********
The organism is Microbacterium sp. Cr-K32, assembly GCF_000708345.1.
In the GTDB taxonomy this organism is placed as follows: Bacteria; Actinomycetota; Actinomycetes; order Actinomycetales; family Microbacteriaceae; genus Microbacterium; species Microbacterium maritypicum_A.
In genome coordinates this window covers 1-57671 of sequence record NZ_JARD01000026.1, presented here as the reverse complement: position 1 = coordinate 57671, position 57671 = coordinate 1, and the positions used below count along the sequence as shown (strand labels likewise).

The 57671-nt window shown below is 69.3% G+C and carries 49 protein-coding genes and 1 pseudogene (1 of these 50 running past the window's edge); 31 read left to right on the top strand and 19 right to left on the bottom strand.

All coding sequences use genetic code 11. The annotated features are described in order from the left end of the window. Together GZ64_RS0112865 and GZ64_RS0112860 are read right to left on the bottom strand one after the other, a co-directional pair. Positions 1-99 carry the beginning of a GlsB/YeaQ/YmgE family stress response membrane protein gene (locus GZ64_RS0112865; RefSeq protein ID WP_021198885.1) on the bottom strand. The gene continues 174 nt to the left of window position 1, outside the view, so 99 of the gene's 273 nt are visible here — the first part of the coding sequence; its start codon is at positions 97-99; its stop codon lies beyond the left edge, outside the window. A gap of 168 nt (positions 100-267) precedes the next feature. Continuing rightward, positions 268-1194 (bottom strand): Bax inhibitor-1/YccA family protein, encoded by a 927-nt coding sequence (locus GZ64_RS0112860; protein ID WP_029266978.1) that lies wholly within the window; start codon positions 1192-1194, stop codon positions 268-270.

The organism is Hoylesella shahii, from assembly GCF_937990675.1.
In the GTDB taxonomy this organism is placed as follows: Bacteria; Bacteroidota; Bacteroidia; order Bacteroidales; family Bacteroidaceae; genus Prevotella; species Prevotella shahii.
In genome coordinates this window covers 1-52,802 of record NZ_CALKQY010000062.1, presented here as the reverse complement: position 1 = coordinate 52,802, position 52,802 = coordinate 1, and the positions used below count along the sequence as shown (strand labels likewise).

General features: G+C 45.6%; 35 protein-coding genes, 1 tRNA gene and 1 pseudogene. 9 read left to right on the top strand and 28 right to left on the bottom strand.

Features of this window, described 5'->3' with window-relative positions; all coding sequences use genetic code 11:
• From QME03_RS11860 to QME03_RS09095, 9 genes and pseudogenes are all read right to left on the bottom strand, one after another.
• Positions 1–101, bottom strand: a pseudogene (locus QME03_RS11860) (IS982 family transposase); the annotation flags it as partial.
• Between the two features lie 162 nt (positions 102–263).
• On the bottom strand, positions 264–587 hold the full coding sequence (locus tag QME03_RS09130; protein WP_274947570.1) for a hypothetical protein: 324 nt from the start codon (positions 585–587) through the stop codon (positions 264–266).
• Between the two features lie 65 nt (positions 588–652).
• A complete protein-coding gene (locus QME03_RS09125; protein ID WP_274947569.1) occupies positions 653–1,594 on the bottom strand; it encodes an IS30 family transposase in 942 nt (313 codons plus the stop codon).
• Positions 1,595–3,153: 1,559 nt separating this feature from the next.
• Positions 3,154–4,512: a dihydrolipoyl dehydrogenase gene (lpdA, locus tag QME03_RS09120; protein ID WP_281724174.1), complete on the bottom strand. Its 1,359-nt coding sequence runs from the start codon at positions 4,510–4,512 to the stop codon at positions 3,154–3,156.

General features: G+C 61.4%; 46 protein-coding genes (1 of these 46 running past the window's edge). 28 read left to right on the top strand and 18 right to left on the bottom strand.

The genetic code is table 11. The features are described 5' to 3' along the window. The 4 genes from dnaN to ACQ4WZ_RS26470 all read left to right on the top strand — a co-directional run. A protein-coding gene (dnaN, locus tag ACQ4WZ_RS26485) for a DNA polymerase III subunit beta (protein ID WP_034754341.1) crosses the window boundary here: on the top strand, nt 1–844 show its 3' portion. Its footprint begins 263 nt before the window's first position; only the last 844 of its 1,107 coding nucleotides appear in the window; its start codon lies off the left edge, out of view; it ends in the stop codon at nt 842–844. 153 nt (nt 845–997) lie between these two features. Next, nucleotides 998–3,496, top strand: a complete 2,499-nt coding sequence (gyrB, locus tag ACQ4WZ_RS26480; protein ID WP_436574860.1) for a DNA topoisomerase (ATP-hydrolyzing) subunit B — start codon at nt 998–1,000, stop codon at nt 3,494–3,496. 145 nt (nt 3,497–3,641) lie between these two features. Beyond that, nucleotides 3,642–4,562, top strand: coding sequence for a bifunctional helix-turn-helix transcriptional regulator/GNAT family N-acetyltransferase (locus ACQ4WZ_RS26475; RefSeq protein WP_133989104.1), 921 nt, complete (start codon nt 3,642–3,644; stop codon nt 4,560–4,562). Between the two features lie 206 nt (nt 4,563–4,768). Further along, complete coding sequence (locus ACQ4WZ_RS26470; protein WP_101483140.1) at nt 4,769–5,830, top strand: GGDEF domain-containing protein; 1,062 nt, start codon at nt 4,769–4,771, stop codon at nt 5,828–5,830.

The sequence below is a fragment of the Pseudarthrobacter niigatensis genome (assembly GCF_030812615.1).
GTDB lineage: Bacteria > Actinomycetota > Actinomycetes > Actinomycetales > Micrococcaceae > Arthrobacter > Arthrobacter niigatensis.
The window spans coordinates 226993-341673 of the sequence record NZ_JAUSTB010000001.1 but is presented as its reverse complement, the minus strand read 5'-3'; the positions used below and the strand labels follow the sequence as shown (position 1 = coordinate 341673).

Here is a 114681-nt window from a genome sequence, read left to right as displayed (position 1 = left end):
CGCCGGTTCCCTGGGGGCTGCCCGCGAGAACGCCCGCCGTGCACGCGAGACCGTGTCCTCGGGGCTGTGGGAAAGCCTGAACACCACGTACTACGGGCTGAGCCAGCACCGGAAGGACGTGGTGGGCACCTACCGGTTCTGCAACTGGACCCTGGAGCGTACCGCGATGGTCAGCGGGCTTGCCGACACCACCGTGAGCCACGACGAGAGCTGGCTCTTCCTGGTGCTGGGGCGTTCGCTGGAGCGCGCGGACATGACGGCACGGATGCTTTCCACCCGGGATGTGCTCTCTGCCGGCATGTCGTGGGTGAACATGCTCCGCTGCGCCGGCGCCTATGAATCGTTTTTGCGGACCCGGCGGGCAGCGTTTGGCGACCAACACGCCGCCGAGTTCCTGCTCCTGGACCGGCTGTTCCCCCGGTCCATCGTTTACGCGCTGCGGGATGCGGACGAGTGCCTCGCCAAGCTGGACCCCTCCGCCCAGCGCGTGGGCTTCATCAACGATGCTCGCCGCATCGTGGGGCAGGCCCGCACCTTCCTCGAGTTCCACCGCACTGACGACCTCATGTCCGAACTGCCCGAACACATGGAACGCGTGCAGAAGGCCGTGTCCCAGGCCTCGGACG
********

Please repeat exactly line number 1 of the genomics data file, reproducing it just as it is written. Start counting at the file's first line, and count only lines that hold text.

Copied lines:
The organism is Microbacterium sp. Cr-K32, assembly GCF_000708345.1.